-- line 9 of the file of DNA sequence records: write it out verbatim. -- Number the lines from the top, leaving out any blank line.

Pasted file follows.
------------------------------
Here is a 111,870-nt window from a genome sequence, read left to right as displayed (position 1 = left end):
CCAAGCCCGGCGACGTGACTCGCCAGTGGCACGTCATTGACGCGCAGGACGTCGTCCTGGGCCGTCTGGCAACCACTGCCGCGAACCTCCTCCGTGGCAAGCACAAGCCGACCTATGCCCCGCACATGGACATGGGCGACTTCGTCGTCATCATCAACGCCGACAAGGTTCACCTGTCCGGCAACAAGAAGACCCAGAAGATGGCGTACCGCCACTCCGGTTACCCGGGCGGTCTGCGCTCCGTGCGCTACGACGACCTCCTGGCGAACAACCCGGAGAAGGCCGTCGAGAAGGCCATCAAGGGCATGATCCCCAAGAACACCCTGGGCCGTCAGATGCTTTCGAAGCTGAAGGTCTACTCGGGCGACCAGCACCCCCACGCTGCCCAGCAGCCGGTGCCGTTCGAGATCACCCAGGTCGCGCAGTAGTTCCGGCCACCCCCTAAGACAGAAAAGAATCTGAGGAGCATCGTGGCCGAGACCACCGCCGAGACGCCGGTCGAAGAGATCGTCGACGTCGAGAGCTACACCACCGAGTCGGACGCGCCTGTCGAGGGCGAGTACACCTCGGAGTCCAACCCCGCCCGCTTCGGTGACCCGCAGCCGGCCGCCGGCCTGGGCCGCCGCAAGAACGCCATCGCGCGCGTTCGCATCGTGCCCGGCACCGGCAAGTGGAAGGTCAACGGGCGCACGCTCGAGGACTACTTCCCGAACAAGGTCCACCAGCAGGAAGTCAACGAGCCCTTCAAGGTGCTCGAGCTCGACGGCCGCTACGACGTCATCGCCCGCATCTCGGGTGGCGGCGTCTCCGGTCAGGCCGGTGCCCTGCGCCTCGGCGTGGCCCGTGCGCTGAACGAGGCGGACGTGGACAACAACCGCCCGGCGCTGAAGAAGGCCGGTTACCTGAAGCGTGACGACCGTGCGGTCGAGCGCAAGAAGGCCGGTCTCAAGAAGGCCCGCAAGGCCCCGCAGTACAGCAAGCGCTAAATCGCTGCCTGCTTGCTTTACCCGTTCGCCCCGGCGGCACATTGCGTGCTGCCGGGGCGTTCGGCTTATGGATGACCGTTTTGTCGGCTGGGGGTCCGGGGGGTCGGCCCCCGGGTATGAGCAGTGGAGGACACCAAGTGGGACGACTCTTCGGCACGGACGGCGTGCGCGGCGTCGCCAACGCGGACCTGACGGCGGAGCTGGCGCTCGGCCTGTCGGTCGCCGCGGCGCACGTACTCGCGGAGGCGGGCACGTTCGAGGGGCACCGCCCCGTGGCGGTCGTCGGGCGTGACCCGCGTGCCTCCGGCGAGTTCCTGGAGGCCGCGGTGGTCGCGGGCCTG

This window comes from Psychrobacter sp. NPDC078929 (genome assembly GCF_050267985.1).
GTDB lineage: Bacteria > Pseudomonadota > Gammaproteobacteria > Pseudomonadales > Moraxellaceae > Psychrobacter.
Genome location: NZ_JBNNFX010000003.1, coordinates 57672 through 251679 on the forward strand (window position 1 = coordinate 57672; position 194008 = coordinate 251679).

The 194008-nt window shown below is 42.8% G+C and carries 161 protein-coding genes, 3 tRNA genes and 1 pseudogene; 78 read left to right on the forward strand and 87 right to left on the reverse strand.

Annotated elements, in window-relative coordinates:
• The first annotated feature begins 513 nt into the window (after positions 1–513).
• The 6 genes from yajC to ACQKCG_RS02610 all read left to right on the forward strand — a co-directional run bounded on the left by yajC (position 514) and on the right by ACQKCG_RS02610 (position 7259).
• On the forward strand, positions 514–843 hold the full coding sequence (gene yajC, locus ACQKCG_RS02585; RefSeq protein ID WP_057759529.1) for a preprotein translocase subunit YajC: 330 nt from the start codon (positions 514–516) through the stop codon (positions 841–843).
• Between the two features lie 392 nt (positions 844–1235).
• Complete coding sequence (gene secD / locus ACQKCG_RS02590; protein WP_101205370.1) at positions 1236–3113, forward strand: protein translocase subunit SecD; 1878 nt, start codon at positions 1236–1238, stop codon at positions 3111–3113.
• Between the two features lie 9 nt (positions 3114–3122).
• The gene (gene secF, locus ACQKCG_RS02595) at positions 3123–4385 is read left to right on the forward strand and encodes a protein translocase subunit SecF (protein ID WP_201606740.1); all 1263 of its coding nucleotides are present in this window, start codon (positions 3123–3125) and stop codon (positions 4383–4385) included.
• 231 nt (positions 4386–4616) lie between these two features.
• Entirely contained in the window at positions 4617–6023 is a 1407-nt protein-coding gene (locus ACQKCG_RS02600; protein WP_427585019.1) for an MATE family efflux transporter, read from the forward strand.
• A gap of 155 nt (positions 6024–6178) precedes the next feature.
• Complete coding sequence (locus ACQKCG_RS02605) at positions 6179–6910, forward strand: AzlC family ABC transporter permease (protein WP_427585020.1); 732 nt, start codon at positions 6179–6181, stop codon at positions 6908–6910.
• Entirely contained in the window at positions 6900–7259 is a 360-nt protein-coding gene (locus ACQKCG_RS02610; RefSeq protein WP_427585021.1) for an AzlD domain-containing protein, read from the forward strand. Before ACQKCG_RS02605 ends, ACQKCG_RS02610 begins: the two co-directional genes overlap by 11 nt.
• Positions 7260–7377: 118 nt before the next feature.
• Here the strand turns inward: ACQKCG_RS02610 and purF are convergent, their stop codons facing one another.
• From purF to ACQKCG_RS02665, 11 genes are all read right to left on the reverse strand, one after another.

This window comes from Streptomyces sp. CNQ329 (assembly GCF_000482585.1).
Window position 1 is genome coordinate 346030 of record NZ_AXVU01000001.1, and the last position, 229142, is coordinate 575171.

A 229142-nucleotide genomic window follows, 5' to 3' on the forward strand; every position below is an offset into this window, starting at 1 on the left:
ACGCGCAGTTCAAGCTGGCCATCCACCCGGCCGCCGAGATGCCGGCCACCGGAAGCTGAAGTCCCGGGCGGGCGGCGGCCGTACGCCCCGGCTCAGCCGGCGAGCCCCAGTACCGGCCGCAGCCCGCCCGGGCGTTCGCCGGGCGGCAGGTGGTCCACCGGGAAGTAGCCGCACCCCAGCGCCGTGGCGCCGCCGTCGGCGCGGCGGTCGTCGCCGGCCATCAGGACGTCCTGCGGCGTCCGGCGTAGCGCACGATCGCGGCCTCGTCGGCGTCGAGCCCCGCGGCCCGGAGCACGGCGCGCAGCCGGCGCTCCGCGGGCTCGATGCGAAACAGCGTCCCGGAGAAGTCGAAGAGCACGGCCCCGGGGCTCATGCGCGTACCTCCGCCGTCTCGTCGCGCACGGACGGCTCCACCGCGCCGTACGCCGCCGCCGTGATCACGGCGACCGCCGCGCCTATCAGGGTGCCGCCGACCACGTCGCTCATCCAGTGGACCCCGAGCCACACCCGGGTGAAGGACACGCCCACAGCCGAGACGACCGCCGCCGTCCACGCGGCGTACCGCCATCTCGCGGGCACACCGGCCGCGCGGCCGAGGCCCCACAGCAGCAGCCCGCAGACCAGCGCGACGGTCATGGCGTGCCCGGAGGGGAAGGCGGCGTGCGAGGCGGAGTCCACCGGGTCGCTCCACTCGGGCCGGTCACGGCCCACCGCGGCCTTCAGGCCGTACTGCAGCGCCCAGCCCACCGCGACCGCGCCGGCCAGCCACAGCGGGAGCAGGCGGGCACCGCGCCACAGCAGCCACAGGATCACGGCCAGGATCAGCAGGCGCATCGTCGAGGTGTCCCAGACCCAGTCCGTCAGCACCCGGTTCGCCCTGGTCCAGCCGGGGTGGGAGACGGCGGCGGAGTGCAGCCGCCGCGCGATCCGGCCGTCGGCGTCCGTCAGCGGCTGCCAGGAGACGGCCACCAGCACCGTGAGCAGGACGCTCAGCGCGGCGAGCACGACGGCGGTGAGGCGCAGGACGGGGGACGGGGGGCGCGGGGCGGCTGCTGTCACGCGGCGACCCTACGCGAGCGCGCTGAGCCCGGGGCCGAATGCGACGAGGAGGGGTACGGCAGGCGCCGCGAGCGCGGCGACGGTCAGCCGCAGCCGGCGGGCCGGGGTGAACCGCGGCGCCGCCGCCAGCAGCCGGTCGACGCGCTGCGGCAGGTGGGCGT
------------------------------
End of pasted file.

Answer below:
• The 6 genes from yajC to ACQKCG_RS02610 all read left to right on the forward strand — a co-directional run bounded on the left by yajC (position 514) and on the right by ACQKCG_RS02610 (position 7259).